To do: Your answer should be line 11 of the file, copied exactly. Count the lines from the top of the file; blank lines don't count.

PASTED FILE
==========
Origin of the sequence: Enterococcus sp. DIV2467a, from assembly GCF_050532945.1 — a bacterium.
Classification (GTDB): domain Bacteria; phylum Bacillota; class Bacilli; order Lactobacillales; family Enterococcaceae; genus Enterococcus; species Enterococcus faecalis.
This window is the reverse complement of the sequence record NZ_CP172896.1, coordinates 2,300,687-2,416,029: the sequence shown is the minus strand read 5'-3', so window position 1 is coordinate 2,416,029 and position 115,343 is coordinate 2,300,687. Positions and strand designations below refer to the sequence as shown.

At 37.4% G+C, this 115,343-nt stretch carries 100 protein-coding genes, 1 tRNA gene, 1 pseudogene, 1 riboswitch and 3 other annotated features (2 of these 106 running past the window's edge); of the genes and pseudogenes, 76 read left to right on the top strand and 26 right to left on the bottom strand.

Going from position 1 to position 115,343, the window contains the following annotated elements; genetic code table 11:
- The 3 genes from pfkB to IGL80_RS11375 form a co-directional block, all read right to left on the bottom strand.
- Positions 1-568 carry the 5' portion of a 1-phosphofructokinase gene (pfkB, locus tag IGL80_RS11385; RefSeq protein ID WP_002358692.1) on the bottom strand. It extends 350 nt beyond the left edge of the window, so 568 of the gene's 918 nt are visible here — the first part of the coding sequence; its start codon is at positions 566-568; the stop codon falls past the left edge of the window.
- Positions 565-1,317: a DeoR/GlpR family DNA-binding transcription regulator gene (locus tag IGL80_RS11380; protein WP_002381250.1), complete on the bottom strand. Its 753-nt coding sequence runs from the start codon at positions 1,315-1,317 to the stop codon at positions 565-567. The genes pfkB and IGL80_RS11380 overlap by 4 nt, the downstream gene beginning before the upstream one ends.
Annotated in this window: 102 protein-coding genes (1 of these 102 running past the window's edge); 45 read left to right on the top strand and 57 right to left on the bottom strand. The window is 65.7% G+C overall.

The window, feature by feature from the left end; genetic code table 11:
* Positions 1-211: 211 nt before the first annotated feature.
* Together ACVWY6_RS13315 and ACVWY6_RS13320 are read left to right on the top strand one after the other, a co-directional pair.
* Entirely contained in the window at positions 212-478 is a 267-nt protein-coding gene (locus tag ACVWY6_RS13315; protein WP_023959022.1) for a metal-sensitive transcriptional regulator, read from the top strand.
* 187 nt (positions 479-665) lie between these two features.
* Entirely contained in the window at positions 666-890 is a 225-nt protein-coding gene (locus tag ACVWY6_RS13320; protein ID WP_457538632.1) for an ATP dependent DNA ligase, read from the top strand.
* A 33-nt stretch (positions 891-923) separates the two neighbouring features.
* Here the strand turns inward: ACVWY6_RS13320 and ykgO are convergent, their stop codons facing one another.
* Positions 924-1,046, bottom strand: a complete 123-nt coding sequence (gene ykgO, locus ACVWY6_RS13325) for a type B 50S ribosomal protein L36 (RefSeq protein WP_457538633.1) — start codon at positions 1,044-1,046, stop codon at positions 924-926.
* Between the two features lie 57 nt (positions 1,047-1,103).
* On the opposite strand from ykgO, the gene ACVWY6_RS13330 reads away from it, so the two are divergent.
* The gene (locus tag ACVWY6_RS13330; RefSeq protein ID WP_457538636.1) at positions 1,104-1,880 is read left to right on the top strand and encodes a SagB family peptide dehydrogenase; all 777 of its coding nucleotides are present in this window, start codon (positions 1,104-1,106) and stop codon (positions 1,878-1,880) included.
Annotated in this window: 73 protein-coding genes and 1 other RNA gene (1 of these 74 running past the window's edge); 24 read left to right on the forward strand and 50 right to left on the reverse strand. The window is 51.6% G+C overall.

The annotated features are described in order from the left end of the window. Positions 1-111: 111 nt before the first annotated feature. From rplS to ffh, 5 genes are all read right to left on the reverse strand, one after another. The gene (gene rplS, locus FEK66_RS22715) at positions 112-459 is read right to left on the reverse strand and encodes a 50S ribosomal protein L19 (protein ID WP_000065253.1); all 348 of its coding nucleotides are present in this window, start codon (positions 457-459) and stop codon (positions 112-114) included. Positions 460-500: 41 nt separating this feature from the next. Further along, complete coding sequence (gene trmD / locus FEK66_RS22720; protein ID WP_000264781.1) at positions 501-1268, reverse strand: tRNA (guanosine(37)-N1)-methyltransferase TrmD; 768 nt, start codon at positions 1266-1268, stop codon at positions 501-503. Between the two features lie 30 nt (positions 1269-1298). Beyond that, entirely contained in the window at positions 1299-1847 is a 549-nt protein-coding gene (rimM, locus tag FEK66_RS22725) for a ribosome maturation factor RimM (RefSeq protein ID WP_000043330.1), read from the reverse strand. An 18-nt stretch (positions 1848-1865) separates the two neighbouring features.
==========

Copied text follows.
* Positions 1-211: 211 nt before the first annotated feature.